Been 'Farkassed'? Amid Segway and roast ostrich, a peek at Taylor, Bean CEO Lee Farkas
Wake up and good morning. The demise of Ocala-based mortgage giant Taylor, Bean & Whitaker is a complex tale of greed, incompetence and regulatory oversight whose ripples will play out for years. The inept handling of Taylor Bean's business since it failed has left thousands of mortgage holders flailing over where to send mortgage payments (and actually have them accounted for) or how to gain access to escrow accounts. Some of that fiasco, notably the jumble of federal and state oversight, will be explained in an upcoming story of the St. Petersburg Times. Check for it here starting Friday.
One of the key players behind the Taylor Bean debacle is its owner and chief, Lee Farkas. He was a big name in Ocala circles but has kept a surprisingly low profile aside from some glowing pieces in local magazines. In one interview this summer with Ocala magazine (see image above), Farkas said he came here "penniless after living in St. Thomas in the Virgin Islands." Now more details are emerging about how he ran Taylor, Bean.
Today's Wall Street Journal takes a closer look at Farkas, described in the story as "a 57-year-old with a bodybuilder's physique and a penchant for sports cars and corporate jets," who "once zipped around Taylor Bean headquarters on a Segway scooter until he crashed it into a cubicle." Here are some highlights we learn about Farkas:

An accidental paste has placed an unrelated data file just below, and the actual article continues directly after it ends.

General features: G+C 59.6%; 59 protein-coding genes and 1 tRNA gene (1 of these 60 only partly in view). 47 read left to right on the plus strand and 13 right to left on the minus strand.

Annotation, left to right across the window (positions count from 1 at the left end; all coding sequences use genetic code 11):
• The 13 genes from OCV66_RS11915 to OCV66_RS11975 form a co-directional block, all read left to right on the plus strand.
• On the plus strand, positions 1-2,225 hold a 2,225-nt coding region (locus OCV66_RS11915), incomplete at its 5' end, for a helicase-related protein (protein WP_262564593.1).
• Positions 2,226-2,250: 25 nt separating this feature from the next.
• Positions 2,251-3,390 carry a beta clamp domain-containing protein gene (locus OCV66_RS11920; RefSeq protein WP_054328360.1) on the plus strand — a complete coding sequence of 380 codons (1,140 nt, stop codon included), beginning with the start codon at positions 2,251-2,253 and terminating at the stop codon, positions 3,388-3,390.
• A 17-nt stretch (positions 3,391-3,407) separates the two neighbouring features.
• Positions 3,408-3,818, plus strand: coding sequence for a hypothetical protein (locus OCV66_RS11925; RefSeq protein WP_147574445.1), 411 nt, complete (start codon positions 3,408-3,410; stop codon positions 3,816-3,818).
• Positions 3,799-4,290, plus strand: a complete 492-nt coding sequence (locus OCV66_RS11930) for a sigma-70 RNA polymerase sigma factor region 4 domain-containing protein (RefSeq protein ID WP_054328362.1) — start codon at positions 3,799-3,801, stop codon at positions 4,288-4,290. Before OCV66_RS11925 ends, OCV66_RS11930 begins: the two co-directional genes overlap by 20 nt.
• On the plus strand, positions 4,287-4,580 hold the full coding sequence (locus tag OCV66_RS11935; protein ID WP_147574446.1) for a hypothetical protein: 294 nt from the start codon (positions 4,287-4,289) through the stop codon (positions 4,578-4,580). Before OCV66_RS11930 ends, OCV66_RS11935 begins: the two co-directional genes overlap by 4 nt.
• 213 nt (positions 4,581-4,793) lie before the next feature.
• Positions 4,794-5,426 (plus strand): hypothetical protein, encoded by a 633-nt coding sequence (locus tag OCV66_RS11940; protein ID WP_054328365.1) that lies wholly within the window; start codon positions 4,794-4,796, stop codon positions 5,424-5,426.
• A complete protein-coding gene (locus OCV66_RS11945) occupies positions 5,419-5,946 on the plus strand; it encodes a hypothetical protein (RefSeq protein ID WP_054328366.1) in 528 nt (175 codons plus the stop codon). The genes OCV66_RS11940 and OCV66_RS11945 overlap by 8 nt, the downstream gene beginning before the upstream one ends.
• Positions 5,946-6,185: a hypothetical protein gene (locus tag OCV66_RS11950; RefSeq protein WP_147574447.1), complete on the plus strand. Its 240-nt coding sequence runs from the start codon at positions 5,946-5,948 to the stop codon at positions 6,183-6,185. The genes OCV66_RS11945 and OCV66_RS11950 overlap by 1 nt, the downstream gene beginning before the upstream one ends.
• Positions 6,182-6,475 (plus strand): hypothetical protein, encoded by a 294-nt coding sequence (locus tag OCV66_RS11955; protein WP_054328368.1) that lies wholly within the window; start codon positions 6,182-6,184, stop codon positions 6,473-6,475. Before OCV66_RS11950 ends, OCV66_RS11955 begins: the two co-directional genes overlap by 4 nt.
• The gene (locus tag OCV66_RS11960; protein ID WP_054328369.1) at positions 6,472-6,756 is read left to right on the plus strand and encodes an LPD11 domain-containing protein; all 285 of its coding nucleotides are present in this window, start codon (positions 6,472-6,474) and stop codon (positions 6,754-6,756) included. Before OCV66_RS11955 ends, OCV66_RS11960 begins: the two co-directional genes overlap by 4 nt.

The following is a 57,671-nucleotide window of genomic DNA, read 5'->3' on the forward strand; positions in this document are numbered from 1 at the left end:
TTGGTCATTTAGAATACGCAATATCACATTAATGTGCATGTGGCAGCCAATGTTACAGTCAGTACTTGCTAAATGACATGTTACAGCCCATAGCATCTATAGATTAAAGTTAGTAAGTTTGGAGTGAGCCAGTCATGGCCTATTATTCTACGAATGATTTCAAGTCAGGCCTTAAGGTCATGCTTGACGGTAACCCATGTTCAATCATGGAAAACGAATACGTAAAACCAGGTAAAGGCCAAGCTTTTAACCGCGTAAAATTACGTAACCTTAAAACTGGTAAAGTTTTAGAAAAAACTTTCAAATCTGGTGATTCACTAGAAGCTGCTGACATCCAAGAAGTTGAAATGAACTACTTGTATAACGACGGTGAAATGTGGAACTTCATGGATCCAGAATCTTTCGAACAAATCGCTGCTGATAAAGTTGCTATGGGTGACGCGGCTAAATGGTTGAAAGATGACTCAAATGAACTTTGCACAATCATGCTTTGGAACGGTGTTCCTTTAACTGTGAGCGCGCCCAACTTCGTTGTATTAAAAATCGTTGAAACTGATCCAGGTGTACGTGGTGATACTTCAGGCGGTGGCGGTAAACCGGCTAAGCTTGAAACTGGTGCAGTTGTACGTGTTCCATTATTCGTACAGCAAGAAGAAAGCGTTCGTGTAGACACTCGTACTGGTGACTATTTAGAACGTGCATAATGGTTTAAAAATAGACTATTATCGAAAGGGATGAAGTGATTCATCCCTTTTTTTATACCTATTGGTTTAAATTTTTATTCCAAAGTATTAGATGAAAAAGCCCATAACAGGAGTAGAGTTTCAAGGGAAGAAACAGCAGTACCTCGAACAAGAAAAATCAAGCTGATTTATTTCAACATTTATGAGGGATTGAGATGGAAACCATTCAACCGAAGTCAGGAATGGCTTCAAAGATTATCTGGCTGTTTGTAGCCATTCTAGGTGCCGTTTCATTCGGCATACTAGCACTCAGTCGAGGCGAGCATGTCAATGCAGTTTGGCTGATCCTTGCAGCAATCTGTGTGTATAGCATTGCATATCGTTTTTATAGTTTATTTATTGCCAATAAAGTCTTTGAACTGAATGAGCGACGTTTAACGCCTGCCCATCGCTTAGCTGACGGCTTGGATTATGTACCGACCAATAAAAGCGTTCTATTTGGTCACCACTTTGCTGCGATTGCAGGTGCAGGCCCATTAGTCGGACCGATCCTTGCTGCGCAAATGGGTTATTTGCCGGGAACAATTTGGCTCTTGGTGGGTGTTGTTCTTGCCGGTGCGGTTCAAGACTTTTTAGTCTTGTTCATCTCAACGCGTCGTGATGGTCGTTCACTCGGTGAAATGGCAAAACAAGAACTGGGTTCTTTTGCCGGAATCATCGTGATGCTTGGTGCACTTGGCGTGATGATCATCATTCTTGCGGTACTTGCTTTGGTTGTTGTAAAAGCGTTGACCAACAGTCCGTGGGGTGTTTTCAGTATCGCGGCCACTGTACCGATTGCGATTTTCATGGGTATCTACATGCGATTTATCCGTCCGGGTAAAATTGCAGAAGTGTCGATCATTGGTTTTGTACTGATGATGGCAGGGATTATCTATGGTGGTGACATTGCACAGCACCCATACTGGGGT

* A college dropout, Farkas turned to mortgage banking after running a maker of storage tanks in New Mexico, working at a liquor store in the Virgin Islands and renovating houses in central Florida. "From that unlikely start," the Journal states, Farkas would build Taylor, Bean & Whitaker Mortgage Corp. into the nation's 12th-largest home-mortgage lender.
* While some employees admired Farkas's charitable giving, they feared his angry outbursts. He once fired his sister, Terri, by email but soon rehired her. Experienced executives who endured public yelling by Farkas say they had been "Farkassed." Farkas told the Journal he was "very passionate."
* During the housing boom, Farkas built what was called Taylor, Bean's global headquarters in an industrial area of Ocala. The building features a stained-glass ceiling with images of a bull and a bear. In the executive dining room, the in-house chef served such dishes as roast ostrich to senior executives.
* Senior executives told computer technicians on occasion to bring down a computer system used in closing loans called TBDocs and then keep it down for hours, the Journal reported. Why? Because Taylor Bean allegedly needed to halt loan closings temporarily but didn't want to admit that it was short of cash. Farkas said he didn't believe the computer crashes were deliberate.
Federal agents finally raided Taylor, Bean headquarters in early August, barred the company from making government-backed mortgages, and forced it to shut its lending business.
What's one of the next big shoes to drop? Bankrupt Taylor, Bean still has an enormous, $78 billion mortgage servicing portfolio which will be coming up for grabs. Look for those receivables to hit the auction market just as soon as the bankruptcy trustee signs off.
-- Robert Trigaux, Times Business Columnist